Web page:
Getting our health sciences learners the clinical experience they need to confidently and competently join our health care workforce takes several critical factors: dedicated staff and faculty coordinating the partnerships, learners whose skill and effort represent their training well
In a crisis, we all want to help. Sometimes, we don’t know how. One thing the pandemic taught us is that it doesn’t take big heroic acts to help alleviate the suffering around us or to create change. Help comes in all forms, and small actions add up to make a large difference.
Too often, the problem with celebrating women’s contributions to the science and practice of health care is that many of their names were never recorded, either their contributions so relied upon that they were taken for granted or simply ignored by historians who focused on men’s accomplishments.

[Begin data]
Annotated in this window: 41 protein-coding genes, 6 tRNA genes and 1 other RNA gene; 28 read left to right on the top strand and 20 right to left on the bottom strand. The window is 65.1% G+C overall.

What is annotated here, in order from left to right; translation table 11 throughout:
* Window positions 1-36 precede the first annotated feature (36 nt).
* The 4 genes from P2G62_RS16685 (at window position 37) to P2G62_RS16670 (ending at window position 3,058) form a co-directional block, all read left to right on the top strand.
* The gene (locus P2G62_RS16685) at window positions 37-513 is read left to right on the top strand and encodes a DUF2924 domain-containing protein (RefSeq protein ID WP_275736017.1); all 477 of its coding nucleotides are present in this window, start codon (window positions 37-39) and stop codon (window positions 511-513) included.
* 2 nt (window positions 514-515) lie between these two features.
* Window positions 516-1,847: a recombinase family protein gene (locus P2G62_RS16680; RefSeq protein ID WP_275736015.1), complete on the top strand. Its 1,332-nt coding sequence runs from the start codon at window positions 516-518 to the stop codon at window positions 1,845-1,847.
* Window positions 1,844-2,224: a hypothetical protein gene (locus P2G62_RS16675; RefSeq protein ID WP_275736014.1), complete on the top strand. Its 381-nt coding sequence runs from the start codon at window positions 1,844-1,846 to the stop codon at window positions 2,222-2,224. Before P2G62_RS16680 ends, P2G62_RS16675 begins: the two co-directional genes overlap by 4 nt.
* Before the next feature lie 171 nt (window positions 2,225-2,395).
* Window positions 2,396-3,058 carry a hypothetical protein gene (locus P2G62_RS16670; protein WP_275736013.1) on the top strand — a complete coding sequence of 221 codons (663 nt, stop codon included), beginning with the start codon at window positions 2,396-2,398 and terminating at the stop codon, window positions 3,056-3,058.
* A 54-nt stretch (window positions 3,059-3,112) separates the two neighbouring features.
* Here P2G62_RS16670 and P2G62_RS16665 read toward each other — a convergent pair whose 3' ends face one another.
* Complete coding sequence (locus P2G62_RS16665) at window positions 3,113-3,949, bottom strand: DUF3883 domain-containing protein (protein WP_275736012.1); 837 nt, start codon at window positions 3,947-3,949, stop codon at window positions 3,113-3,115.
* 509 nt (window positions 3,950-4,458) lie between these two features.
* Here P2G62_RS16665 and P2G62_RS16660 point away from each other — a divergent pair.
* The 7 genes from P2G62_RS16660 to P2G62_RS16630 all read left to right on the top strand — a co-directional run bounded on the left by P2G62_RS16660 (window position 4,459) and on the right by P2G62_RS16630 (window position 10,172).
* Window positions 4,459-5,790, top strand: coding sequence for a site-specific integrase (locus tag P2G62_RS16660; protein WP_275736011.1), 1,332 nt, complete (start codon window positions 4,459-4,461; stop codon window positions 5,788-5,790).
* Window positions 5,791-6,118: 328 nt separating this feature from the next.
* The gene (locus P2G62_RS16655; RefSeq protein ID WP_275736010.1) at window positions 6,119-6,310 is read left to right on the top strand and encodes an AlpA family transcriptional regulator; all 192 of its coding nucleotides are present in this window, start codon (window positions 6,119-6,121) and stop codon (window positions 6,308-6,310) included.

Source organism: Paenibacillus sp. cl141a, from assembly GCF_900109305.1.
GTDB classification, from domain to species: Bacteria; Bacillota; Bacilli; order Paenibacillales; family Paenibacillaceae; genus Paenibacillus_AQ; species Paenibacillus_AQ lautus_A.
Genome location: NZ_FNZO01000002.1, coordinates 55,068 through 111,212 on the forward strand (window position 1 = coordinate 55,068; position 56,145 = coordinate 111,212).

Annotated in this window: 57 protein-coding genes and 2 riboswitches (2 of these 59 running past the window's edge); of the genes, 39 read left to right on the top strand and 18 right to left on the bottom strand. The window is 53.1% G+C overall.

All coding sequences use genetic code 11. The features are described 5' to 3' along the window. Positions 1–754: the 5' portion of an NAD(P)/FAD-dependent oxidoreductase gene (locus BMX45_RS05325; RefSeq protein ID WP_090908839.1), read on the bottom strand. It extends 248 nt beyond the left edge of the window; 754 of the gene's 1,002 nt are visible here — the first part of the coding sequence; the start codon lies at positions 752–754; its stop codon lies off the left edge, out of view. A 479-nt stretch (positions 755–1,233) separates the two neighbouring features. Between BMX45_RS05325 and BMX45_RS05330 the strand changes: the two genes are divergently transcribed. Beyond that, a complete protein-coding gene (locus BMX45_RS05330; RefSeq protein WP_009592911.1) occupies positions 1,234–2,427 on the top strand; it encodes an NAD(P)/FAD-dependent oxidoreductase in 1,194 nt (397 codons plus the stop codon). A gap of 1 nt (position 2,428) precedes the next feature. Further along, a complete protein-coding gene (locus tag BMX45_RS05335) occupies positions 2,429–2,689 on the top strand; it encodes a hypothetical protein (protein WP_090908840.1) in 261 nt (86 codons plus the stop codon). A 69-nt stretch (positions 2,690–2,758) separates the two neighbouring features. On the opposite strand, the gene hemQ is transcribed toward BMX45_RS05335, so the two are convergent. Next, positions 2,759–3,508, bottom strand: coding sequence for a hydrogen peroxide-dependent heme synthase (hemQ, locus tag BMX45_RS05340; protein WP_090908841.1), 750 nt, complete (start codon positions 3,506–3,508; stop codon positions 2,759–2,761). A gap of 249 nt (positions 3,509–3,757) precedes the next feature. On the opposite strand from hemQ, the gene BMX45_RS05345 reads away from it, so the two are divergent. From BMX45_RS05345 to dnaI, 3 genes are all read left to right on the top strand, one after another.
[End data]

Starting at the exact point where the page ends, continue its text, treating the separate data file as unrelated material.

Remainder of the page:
Tomorrow we mark a significant anniversary: one year since the first case of COVID-19 was diagnosed in Minnesota. One week later, March 13, Governor Walz declared a state of emergency, and by March 18 the entire landscape of our lives had changed.
What a year it has been. Our work together has helped alter the course of the pandemic in this state. We have demonstrated how quickly we can adapt, reconfigure, and reprioritize to meet the needs of our communities.
The cracks in our health care system are showing. COVID-19 has impacted all of us, but it has highlighted the disparities of health and care in Minnesota’s BIPOC (Black, Indigenous, People of Color) and immigrant communities.